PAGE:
ARB Research Seminar
This page updated June 19, 2013
Emission Control Technologies for Ocean Going Vessels (OGVs)
Hamid Rahai, Ph.D., Department of Aerospace and Mechanical Engineering, California State University, Long Beach
June 09, 2008
Cal EPA Headquarters, 1001 "I" Street, Sacramento, CA
Major California ports such as the Los Angeles-Long Beach ports are among the busiest in the United States, handling more than 43% of the total U.S. seaborne cargo. They are also responsible for nearly a quarter of diesel emissions in the region. Ocean going vessels (OGVs) contribute significantly to the local and regional air pollution. These vessels use residual marine fuel which is one of the cheapest and highly polluting fuels. Different approaches have been proposed for reducing OGVs emissions, including cold ironing, switching to low sulfur fuel during their operation at the port complexes, water-in-fuel homogenization and emulsification (H/E) process, and exhaust gas seawater scrubbing process to name a few. Many innovations in diesel engine designs are also proposed and/or being developed. As expected, each technology has some strength as well as some limitations.
It is imperative for environmental regulatory bodies such as CARB/EPA to stay abreast of these developments and have a clear concise view of various technologies available or planed, their effectiveness as well as their limitations. This project conducted a comprehensive review of diesel emission control technologies that are deemed applicable to existing and new ocean going vessels. The focus was on present technologies and technologies under development by maritime as well as other industries. It encompassed literature searches, other available information sources and surveys of academic, government and industry sources. The information compiled included description of the technologies, their applicability to existing and new OGV's, their strengths, limitations, and corroborating data and documentations when available. The information was evaluated for consistency and organized in a comprehensive concise manner.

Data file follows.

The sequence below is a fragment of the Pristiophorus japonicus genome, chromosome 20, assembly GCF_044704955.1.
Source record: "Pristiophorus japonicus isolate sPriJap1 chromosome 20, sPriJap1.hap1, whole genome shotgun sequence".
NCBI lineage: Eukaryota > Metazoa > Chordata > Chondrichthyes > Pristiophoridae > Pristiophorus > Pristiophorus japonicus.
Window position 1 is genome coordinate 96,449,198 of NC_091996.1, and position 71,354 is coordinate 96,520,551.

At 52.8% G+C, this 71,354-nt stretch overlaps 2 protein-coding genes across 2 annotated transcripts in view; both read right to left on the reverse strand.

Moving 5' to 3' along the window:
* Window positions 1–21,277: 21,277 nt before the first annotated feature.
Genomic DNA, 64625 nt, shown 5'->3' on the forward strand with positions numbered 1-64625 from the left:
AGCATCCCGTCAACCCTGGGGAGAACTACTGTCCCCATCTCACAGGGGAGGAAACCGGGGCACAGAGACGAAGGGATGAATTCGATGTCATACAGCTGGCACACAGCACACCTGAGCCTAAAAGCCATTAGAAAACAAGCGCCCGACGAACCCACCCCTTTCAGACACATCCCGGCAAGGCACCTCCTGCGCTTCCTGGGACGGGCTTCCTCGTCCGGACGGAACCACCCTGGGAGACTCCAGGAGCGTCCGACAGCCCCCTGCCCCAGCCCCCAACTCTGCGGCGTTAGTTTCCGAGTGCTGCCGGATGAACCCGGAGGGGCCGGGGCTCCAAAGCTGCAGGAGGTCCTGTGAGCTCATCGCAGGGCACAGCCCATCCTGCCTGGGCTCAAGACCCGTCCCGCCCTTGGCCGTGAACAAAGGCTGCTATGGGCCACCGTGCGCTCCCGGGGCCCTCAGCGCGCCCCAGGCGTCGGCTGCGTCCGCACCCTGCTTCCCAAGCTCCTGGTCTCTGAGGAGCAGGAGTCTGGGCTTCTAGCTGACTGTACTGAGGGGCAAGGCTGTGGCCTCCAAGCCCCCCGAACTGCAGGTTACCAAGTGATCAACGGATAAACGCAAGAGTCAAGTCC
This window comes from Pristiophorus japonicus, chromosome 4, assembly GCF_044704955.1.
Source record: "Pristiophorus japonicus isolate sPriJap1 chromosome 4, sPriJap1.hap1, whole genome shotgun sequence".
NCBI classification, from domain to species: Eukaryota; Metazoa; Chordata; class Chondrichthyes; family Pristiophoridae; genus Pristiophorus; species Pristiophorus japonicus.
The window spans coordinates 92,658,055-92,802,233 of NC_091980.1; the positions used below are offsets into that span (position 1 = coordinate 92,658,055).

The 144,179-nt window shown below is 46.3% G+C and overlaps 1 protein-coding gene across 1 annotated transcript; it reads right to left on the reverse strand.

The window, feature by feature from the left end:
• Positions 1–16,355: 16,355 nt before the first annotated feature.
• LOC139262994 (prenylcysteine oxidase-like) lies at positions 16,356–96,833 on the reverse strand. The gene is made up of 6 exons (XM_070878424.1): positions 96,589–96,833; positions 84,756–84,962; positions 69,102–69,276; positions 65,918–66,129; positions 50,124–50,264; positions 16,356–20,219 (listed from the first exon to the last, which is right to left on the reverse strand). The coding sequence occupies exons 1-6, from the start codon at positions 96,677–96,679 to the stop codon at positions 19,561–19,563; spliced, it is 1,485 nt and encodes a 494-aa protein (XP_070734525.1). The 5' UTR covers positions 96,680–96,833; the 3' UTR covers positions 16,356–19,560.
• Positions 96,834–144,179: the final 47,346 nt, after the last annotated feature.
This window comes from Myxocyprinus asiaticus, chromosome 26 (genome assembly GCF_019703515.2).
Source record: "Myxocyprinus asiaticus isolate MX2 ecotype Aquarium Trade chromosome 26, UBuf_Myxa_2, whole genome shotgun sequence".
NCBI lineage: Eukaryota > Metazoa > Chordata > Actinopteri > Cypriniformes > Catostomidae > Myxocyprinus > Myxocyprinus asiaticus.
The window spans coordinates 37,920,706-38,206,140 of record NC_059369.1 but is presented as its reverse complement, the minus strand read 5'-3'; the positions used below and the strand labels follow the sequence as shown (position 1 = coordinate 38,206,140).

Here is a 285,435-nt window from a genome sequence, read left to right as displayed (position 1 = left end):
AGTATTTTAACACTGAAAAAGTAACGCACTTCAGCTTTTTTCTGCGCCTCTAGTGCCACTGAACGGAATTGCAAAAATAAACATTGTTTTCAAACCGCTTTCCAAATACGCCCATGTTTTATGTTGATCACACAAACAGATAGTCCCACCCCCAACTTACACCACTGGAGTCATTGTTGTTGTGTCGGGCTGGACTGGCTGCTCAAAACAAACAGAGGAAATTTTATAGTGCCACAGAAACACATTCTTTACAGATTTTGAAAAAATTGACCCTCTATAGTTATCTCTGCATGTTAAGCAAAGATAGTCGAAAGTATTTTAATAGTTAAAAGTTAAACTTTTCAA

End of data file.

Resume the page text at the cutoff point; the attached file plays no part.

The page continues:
Hamid Rahai, Ph.D., is professor of Mechanical & Aerospace Engineering and director of the Center for Energy and Environmental Research and Services (CEERS) at California State University at Long Beach. He received his doctorate in Mechanical Engineering from the University of California, Irvine, in 1988. His areas of expertise are Air Pollution and Industrial Aerodynamics, Diesel Emissions Assessment and Control, Renewable Energy, Convective Heat and Mass Transfer and Turbulence.
Dr. Rahai has been teaching, consulting, and performing research in the area of Combustion and Fluid and Thermal Sciences since 1988. He is the coordinator of various undergraduate and graduate courses in the areas of fluid mechanics, thermal sciences and turbulence. He has been the principal investigator on projects related to: turbulent flow in the interaction region of a wing-body junction; distortion of passive scalar by two-dimensional and axsisymmetric objects; the effects of mean strain rate on decay of a temperature variance; dissipation of a passive scalar in the presence of a mean velocity gradient; numerical analysis of turbulent flow past a simplified heart valve prosthesis, development of a high efficiency vertical axis wind turbine; and reducing diesel engine emissions. He is currently working on improving the performance of a SCR filter for reducing diesel NOx and assessment of a combined emulsion system and a scrubbing system for reducing emissions of ocean going vessels (OGVs).
Dr. Rahai has authored or coauthored more than 60 scientific papers, is a member of the American Society of Mechanical Engineers, the Society of Automotive Engineers, and the American Society of Heating, Refrigerating and Air Conditioning Engineers.